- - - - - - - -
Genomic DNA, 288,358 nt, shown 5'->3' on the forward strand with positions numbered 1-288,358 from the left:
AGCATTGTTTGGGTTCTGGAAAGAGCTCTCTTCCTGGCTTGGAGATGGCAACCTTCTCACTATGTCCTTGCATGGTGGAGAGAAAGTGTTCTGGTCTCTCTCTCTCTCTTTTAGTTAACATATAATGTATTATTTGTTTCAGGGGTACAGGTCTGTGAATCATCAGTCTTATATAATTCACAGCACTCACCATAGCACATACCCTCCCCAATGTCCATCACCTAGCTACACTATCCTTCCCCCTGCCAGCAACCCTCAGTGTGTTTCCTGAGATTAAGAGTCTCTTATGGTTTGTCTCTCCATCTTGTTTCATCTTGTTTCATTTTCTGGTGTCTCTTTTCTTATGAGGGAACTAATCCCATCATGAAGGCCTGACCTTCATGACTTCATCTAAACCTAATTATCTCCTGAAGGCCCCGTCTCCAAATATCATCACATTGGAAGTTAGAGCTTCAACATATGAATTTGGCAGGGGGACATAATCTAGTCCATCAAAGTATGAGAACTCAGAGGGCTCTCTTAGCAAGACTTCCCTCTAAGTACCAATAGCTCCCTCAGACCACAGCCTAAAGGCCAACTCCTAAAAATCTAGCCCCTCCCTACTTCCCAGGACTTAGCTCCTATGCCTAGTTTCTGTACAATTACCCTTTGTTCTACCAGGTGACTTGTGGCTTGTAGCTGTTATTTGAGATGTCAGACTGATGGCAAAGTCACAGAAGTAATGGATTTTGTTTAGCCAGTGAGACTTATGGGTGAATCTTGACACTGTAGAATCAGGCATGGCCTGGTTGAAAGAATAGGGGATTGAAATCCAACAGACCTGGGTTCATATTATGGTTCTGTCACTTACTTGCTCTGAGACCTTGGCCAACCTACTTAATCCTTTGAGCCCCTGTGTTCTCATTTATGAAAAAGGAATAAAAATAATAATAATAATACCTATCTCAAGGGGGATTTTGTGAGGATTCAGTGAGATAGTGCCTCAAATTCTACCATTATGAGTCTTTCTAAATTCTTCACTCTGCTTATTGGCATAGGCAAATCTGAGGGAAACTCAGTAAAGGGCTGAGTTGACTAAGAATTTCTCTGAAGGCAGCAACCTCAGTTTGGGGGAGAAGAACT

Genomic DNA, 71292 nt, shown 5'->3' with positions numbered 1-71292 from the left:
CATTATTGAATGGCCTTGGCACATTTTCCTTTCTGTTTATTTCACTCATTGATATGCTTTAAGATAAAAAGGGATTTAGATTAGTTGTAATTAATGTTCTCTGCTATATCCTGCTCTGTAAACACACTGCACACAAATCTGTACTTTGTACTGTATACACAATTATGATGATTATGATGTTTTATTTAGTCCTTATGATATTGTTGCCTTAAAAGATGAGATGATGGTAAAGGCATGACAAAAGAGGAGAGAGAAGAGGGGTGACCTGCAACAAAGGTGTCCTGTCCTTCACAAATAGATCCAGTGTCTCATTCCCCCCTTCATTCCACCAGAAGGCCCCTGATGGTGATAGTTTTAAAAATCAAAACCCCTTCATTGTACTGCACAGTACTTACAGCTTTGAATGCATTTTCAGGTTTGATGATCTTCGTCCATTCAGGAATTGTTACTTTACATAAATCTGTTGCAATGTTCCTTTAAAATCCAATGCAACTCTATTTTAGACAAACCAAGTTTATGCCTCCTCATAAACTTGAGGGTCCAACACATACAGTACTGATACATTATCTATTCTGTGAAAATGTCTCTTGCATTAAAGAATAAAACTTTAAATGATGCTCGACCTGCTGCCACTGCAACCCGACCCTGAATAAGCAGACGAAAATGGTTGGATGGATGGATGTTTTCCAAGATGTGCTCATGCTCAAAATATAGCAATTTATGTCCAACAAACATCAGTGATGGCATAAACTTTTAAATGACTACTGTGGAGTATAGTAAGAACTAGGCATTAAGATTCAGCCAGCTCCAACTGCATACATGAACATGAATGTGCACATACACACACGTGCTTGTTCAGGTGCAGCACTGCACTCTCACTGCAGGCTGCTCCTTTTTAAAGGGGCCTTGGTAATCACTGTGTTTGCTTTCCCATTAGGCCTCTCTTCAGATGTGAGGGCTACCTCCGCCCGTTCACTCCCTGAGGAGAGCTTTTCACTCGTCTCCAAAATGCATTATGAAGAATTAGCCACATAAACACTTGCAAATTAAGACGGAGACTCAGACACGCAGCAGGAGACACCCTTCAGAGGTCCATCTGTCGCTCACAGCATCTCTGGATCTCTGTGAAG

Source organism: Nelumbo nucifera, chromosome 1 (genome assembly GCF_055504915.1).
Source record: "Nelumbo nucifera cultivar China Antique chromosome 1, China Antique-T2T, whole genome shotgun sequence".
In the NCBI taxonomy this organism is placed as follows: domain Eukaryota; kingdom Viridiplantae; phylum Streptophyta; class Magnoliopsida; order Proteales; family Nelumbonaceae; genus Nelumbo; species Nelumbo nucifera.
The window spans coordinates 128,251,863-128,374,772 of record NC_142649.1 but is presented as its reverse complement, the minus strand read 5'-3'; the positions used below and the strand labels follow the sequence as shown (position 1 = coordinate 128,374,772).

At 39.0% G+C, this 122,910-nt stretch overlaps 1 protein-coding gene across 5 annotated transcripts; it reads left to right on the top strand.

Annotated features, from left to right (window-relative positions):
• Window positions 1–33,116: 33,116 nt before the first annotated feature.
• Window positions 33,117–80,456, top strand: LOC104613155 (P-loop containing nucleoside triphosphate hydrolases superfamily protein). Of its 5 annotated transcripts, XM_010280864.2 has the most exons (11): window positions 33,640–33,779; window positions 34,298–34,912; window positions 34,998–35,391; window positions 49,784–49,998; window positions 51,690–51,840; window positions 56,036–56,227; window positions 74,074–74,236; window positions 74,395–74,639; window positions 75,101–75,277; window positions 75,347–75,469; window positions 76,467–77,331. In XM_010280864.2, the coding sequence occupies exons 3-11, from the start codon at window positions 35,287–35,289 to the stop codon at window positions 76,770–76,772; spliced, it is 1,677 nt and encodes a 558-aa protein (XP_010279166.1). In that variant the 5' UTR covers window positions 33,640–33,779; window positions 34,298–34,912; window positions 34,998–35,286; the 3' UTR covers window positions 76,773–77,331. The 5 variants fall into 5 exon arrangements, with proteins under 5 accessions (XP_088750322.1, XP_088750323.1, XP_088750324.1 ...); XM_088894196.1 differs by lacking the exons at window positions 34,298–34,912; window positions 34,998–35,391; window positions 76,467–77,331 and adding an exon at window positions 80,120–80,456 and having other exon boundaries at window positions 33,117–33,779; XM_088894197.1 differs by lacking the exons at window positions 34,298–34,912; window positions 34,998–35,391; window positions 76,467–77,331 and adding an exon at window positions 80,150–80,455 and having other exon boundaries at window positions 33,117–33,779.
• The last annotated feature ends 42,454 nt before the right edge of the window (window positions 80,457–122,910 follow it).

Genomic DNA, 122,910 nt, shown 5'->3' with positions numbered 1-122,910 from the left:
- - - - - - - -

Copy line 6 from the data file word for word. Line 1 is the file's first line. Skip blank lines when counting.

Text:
Source record: "Nelumbo nucifera cultivar China Antique chromosome 1, China Antique-T2T, whole genome shotgun sequence".